Anna Jones is proud to study the coverage of Farming Issues in the News Media for The Trehane Trust and The Royal Welsh Agricultural Society.

Anna Jones, a journalist and fifth generation upland farmer, will study the coverage of Farming Issues in the News Mediain 2016

I come from an upland farm on the beautiful Welsh-Shropshire border, and a long line of farmers - at least five generations. We have 300 breeding ewes and a small suckler herd on about 200 acres, which is part-owned and part-tenanted. I very much belong to the borderlands, with the Shropshire plains to the east and the Berwyn Mountains to our west. Despite living on the English side of the border, I went to school in Wales, learnt Welsh up to GCSE level and joined Montgomeryshire Young Farmers.

My childhood memories are of bottle feeding lambs, pushing sheep down the race, riding in the stock lorry with Dad and getting told off for climbing on the bales. Family life revolved around farming but I never considered it as a career. From a very young age, probably around 13 or 14, I knew I wanted to be a journalist. I did my first bit of work experience on the local newspaper and, during my A Levels, had a Saturday job at BBC Radio Shropshire.

I went on to study Journalism at the University of Central Lancashire, producing a documentary about Foot and Mouth for my final assignment. It was an early indication that farming would feature heavily in my media career.

I was a newspaper reporter in North Wales and the West Midlands before joining the BBC as a researcher on Countryfile in 2006. I worked my way up to director level and, in 2013, hopped across to Farming Today on BBC Radio 4. It was here that my interest in farming deepened, as I grew to understand the ins and outs of the industry and my place within in it. I felt drawn back to my roots and started taking a keener interest in the business at home. My Scholarship is aimed at bridging my two worlds – farming and journalism.

When I’m not focusing on either of those things, you’ll most likely find me outdoors. I enjoy long walks in the countryside and (not so long) runs in the city of Bristol, where I live and work. I’m building up to my first 10k! I’m a sociable soul and my favourite way to relax is simply spending time with friends and family.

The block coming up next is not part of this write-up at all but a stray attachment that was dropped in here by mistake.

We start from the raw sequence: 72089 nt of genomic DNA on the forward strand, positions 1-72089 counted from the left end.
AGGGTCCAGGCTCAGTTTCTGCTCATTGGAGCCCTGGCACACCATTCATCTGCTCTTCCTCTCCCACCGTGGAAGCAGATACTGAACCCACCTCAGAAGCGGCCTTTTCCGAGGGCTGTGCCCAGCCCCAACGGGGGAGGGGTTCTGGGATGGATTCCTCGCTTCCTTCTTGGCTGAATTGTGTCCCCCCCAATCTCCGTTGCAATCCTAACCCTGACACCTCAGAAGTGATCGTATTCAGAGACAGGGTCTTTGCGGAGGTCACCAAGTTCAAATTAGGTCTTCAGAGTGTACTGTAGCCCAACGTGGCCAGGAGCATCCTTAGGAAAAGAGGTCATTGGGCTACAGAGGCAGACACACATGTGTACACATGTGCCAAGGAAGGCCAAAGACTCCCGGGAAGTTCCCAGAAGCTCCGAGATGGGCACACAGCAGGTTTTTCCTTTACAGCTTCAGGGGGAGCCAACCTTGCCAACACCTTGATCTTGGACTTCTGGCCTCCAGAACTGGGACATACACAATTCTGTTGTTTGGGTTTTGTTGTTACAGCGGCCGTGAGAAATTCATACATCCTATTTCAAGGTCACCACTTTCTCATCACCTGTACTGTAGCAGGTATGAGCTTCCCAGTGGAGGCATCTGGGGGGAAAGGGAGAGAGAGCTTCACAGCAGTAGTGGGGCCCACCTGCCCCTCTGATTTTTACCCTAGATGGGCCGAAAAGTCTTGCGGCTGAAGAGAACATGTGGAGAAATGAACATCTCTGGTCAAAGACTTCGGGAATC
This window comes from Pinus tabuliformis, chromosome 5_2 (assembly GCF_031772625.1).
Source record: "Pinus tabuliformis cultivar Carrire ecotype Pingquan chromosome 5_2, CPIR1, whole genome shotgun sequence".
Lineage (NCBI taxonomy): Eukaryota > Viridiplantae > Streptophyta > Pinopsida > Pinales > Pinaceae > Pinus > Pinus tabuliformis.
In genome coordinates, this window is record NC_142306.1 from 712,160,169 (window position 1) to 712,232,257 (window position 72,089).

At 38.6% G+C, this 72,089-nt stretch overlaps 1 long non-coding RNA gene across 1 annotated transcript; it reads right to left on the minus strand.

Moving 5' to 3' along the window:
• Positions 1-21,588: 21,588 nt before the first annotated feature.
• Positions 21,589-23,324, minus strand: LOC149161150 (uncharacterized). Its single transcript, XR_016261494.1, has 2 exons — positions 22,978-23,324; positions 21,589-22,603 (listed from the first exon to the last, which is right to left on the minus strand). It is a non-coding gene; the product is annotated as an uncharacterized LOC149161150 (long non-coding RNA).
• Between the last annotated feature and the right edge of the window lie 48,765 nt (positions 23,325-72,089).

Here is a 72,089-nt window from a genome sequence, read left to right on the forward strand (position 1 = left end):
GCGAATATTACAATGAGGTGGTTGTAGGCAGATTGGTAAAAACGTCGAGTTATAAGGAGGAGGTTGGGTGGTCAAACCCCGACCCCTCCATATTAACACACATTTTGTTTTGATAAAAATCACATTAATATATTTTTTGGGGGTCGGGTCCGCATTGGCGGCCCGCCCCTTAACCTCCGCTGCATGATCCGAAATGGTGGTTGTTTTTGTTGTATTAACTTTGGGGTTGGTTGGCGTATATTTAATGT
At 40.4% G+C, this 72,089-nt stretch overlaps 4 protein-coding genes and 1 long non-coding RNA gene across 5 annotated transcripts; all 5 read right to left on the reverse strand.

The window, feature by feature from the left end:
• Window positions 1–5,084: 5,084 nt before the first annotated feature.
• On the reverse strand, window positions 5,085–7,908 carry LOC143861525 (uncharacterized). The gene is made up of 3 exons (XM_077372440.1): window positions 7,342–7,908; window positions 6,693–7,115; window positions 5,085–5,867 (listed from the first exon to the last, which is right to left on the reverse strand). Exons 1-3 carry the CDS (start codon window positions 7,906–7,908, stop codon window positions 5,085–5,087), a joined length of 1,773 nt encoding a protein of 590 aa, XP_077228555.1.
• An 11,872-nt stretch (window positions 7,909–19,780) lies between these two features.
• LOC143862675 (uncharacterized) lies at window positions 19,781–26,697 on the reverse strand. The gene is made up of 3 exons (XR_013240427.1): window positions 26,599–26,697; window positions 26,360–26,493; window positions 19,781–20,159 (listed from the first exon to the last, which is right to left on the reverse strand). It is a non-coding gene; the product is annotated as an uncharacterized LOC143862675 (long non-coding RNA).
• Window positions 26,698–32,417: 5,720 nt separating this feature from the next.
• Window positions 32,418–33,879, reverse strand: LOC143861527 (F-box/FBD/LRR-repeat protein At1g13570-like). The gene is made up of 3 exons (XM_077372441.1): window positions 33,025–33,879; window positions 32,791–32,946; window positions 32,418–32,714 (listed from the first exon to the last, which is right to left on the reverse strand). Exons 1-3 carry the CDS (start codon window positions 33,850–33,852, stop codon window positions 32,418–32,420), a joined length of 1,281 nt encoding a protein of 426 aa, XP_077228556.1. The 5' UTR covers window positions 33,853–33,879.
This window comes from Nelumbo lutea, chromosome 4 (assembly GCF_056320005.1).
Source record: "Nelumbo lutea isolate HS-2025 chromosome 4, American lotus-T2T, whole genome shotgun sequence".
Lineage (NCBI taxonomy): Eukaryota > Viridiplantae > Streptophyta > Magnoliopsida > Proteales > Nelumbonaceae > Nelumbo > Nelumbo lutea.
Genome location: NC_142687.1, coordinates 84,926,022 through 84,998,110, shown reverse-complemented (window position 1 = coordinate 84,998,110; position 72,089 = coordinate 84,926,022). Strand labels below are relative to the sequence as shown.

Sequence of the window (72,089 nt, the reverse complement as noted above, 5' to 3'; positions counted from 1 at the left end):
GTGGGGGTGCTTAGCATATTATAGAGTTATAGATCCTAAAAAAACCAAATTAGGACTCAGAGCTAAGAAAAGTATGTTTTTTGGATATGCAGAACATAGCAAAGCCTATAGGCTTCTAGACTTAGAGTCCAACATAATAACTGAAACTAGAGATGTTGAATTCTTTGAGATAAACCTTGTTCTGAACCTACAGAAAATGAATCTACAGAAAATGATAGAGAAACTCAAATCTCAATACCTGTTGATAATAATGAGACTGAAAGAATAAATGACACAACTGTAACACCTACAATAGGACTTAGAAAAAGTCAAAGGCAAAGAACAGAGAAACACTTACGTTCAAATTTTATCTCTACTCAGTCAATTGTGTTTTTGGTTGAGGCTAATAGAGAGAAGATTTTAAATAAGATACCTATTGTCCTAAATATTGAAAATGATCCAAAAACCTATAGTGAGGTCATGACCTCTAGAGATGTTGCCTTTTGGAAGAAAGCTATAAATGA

I feel very lucky to have two sponsors which will make myScholarship possible – The Royal Welsh Agricultural Society and The Trehane Trust. I am incredibly grateful to them, and the Nuffield Farming Scholarship Trust, for this life-changing opportunity.

Project Details

Study topic: Help or Hinder? Coverage of Farming Issues in the News Media.

There is a saying that goes: “There is no such thing as bad publicity," but I wonder how many farmers would agree with it. Here in the UK, there seems to be a feeling that farming is somehow ‘disconnected’ from a largely urban population and, therefore, a largely urban media. It is a criticism I have heard from people I’ve interviewed, and even my own family. But I also see the pressures on the other side of the fence. If our duty as journalists is to serve our audiences, shouldn't the prevalence of farming stories be proportionate to the rural audience? We are an urbanised nation and most people are 'townies'. How much, then, does that influence the media's approach to farming? And would it make any difference if the industry carried more clout, politically and economically, or if the rural audience was larger?

My Scholarship is aimed at answering those questions. By travelling to a diverse mix of countries - some heavily urbanised, others dominated by farming - I will examine the coverage of major agricultural stories in newspapers, radio and television news. First, to see how they compare and, secondly, whether lessons can be learned from how farmers interact with journalists, and vice versa, elsewhere in the world.